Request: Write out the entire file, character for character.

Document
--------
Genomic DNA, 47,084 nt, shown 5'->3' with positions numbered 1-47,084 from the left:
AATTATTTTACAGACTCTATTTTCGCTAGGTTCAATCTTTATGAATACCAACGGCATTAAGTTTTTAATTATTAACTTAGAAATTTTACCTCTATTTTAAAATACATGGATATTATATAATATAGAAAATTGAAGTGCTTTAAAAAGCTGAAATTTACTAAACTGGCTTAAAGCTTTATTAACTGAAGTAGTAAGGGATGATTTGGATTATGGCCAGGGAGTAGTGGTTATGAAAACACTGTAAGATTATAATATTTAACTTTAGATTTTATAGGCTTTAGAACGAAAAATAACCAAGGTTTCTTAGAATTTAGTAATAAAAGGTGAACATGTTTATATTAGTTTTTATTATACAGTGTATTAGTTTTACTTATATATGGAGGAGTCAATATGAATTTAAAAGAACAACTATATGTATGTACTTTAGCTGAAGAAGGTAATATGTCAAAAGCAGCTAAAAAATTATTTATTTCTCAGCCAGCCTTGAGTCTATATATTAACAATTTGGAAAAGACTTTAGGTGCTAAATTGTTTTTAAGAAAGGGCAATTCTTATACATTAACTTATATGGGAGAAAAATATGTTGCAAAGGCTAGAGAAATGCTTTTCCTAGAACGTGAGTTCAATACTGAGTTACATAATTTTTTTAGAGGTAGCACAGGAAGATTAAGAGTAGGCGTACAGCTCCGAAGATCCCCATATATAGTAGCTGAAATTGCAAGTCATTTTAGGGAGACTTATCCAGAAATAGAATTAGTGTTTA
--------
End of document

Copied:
Genomic DNA, 47,084 nt, shown 5'->3' with positions numbered 1-47,084 from the left:
AATTATTTTACAGACTCTATTTTCGCTAGGTTCAATCTTTATGAATACCAACGGCATTAAGTTTTTAATTATTAACTTAGAAATTTTACCTCTATTTTAAAATACATGGATATTATATAATATAGAAAATTGAAGTGCTTTAAAAAGCTGAAATTTACTAAACTGGCTTAAAGCTTTATTAACTGAAGTAGTAAGGGATGATTTGGATTATGGCCAGGGAGTAGTGGTTATGAAAACACTGTAAGATTATAATATTTAACTTTAGATTTTATAGGCTTTAGAACGAAAAATAACCAAGGTTTCTTAGAATTTAGTAATAAAAGGTGAACATGTTTATATTAGTTTTTATTATACAGTGTATTAGTTTTACTTATATATGGAGGAGTCAATATGAATTTAAAAGAACAACTATATGTATGTACTTTAGCTGAAGAAGGTAATATGTCAAAAGCAGCTAAAAAATTATTTATTTCTCAGCCAGCCTTGAGTCTATATATTAACAATTTGGAAAAGACTTTAGGTGCTAAATTGTTTTTAAGAAAGGGCAATTCTTATACATTAACTTATATGGGAGAAAAATATGTTGCAAAGGCTAGAGAAATGCTTTTCCTAGAACGTGAGTTCAATACTGAGTTACATAATTTTTTTAGAGGTAGCACAGGAAGATTAAGAGTAGGCGTACAGCTCCGAAGATCCCCATATATAGTAGCTGAAATTGCAAGTCATTTTAGGGAGACTTATCCAGAAATAGAATTAGTGTTTA